If you can't hire new staff, the best thing you can do is to make your existing team more valuable. Provide opportunities for current employees to train in new skill areas, and encourage them to take them. Your company will reap the benefits, and your employees will appreciate the challenge and the chance to broaden their skills. When good times return, training is also another positive retention strategy that increases succession management as well as build employee loyalty.

5. Get employees involved in tactics and implementation – During lean times people get nervous and worried about the security of their jobs. They need to know what is going on with the business, what they can do to support the operation, and how their contributions are helping. They deserve the truth and will pledge their loyalty to the managers who are open and honest with them.
Rather than face initiating layoffs, Sal Gonzalez, co-owner of R&D Plastics in Hillsboro, Oregon asked for ideas and input from his staff. His entire operations staff agreed to take a fifteen percent salary cut, including the executives. This did two positive things; One, it prevented layoffs and two; employees saw that management was willing to take pay cuts as well, which had a significantly positive affect on employee loyalty and production.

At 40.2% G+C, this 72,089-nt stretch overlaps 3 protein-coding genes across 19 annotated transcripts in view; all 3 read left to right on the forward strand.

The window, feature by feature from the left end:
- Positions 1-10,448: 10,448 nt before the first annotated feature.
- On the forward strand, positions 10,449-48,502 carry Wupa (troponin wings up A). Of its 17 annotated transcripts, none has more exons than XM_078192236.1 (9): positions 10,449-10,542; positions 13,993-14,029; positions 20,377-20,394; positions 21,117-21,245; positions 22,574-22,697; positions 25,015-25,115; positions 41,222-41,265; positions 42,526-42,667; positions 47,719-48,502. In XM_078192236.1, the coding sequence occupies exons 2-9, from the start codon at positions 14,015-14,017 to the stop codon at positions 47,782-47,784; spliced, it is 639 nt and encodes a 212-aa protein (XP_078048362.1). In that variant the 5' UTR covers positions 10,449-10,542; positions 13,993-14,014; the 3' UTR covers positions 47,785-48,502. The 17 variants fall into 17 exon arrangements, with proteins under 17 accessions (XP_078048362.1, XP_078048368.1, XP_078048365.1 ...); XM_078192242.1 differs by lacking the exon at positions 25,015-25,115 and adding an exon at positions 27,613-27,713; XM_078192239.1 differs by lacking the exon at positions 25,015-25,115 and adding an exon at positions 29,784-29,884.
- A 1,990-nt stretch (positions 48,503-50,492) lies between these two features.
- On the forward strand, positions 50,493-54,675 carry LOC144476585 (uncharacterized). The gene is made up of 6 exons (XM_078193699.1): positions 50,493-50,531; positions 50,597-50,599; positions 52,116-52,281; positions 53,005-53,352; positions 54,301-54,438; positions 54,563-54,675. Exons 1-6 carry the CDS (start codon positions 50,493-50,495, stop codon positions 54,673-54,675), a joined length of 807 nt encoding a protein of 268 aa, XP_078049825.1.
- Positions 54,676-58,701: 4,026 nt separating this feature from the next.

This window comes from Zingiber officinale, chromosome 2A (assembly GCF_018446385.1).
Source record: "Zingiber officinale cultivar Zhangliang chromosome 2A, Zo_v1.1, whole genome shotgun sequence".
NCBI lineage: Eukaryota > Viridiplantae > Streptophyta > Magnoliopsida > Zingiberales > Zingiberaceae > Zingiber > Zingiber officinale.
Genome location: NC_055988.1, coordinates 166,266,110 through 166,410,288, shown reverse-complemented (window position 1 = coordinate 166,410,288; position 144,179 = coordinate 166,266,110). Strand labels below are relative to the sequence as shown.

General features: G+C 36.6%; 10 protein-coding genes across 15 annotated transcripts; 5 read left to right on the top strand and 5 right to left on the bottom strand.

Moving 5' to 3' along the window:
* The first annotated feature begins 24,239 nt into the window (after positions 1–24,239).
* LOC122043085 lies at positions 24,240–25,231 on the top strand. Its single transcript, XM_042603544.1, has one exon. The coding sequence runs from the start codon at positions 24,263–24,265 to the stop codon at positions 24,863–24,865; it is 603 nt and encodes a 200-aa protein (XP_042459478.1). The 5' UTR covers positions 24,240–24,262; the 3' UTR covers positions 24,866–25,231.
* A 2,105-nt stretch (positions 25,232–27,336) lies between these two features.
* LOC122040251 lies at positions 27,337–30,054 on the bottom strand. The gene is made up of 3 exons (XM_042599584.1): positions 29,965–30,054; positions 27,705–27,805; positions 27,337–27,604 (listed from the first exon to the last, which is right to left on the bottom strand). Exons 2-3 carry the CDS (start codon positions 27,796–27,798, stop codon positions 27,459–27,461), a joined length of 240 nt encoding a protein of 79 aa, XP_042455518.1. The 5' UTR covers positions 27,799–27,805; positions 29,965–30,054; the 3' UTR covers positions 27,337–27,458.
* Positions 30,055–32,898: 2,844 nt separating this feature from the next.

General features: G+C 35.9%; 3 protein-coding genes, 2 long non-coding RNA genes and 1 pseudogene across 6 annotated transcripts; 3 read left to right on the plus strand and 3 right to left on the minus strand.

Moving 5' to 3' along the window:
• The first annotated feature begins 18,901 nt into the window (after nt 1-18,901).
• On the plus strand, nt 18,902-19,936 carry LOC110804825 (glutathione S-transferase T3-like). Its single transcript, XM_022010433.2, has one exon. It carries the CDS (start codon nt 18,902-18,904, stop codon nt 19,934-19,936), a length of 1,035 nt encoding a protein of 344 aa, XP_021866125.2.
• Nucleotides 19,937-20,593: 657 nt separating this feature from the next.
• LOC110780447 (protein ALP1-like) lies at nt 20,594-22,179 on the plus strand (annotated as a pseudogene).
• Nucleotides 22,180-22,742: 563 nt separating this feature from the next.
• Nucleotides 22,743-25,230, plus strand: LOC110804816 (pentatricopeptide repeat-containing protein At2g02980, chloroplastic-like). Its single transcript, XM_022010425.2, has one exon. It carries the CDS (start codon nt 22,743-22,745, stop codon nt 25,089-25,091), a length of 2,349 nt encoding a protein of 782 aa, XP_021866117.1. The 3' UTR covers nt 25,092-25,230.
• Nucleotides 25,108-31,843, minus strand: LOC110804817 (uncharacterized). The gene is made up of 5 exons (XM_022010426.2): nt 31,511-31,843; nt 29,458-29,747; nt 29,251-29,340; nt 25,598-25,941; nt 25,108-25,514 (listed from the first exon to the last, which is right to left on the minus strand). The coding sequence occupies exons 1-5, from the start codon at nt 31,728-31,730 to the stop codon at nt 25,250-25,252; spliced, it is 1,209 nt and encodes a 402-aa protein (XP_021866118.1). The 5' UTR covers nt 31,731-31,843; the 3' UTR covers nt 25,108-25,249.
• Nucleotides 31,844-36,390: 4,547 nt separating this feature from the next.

If layoffs or a significant reduction in work hours are unavoidable, let employees take a lead role in designing the program. Shortened hours, job reassignments, job sharing, and other alternatives may surface.
Meet with staff regularly to exchange ideas on boosting productivity and other issues. Create an
incentive for good suggestions and foster a team spirit for survival.
Remember that employees need to feel they are important to your company, and that their work
is challenging them to their fullest capabilities.

Develop a "culture" of doing more with less. Get every person in the company thinking about how to do more with less. If you can maintain this as a core piece of your culture it will also help when things are less lean.